Yunarto Wijaya, left, speaks about religious and ethnic tensions at the start of the Indonesian bishops’ annual meeting on Nov. 6. With him is Bishop Martinus Dogma Situmorang of Padang in West Sumatra.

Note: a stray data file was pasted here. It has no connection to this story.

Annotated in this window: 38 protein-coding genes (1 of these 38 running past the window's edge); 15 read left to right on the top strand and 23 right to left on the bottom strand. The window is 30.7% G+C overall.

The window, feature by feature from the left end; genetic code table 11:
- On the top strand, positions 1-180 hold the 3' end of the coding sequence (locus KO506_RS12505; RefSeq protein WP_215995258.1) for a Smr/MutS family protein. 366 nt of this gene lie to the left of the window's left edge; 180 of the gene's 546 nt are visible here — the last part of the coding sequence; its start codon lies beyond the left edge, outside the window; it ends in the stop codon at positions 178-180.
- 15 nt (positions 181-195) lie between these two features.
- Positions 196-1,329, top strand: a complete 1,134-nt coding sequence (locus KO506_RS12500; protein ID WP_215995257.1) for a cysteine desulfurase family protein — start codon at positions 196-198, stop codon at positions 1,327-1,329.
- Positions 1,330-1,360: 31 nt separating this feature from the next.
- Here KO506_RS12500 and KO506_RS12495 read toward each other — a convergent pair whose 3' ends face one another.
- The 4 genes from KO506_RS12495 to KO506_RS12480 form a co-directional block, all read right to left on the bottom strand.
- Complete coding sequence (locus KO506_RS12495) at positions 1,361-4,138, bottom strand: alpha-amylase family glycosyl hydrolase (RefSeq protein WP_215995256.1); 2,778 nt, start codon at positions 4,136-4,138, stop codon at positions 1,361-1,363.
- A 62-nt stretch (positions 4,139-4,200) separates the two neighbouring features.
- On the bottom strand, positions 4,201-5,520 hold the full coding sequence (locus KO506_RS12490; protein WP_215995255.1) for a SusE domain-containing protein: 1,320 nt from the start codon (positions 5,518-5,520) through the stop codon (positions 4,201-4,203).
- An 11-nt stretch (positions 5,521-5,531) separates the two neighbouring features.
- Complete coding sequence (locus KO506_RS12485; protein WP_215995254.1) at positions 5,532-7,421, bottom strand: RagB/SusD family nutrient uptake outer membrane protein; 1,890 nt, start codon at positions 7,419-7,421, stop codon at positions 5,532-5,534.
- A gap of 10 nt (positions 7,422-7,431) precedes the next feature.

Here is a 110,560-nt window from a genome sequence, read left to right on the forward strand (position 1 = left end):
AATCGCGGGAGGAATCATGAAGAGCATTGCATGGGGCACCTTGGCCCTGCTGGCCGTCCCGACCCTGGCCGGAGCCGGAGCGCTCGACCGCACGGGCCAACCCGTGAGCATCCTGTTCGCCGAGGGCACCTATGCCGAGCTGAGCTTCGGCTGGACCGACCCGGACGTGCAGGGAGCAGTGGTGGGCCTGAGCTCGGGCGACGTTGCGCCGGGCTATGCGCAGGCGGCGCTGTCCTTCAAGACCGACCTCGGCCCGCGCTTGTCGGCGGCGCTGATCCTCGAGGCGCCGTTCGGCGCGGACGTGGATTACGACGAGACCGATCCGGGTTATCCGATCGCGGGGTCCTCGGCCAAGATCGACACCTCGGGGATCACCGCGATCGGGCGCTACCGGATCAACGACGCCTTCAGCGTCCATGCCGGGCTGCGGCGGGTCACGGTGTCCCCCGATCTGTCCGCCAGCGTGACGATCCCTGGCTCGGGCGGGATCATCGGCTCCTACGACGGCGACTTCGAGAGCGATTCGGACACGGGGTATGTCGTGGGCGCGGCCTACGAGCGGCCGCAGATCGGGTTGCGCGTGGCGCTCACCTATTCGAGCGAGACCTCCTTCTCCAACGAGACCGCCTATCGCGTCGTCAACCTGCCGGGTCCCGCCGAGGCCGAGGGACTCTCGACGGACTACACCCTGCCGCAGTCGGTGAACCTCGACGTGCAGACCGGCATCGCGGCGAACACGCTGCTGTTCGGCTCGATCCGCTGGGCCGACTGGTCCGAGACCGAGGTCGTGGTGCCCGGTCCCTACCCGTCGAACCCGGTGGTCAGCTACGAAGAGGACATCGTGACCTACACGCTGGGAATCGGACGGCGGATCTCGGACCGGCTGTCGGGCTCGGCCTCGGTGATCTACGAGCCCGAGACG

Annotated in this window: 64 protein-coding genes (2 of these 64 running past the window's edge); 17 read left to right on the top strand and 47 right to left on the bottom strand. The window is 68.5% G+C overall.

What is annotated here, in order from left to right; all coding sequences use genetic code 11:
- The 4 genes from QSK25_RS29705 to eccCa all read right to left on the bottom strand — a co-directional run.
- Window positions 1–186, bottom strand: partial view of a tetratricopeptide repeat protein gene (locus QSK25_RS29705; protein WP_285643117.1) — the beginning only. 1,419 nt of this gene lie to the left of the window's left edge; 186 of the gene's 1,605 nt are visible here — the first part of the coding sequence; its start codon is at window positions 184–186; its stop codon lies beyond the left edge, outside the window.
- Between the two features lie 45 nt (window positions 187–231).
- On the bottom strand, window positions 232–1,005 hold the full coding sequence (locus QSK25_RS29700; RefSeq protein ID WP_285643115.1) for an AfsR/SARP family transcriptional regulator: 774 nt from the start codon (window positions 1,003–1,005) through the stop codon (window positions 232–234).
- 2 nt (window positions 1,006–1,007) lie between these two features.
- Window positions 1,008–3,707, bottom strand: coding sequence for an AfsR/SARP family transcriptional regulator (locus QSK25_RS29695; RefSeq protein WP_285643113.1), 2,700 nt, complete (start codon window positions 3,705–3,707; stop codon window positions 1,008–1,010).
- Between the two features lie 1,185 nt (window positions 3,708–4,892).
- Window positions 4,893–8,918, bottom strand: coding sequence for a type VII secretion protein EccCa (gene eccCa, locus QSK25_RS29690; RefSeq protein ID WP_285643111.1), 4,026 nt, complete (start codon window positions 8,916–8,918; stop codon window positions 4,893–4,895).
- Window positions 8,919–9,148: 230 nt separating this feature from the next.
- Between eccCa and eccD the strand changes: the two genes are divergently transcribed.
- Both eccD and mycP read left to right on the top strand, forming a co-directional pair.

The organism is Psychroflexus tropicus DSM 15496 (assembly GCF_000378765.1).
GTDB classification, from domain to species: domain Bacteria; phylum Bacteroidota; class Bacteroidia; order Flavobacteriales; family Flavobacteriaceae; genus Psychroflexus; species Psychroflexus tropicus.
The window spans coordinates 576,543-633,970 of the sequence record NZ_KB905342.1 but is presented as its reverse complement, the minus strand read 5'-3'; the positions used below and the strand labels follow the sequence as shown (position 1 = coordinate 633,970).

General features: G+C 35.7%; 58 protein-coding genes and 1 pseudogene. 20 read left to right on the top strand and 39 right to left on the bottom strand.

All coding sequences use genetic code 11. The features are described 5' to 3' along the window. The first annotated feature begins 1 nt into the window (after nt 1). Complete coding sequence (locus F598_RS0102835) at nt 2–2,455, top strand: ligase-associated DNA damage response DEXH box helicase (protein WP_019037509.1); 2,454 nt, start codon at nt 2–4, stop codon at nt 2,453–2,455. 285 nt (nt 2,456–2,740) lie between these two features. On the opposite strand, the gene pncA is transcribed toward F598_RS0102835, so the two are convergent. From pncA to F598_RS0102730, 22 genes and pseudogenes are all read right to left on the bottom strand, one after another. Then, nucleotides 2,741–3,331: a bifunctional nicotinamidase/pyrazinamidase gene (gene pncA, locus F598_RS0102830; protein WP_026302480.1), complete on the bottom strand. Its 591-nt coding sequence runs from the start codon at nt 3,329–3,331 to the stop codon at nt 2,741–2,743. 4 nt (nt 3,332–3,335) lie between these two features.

The head of Charta Politika, an Indonesian pollster, has called on Catholics to do more to help eliminate negative religious and ethnic sentiments used recently used by hardline groups for political purposes. Such sentiments usually surface ahead of both regional and presidential elections and the targets are poor and uneducated people, according to Yunarto Wijaya. “Catholics can stage social activities for poor and uneducated people. These activities serve as a way of making them realize that there are no religious or ethnic frontiers,” he told Indonesian bishops at the start of their 16-day annual meeting on Nov. 6 in Jakarta. He cited the Jakarta governor election as an example. The two-round election, held on Feb. 15 and April 19, saw Anies Rasyied Baswedan — a Muslim backed by radical groups — defeat incumbent Chinese Christian Basuki Tjahaja Purnama. The campaign saw these groups influence Muslim voters by using anti-Christian rhetoric and target the Christian directly through a blasphemy charge. “What we are worried about is that other regions might use the same tactics [for upcoming regional elections],” he said. Indonesia will hold regional elections in at least 17 provinces, 39 municipalities and 115 districts in June 2018 and the presidential election in May 2019.
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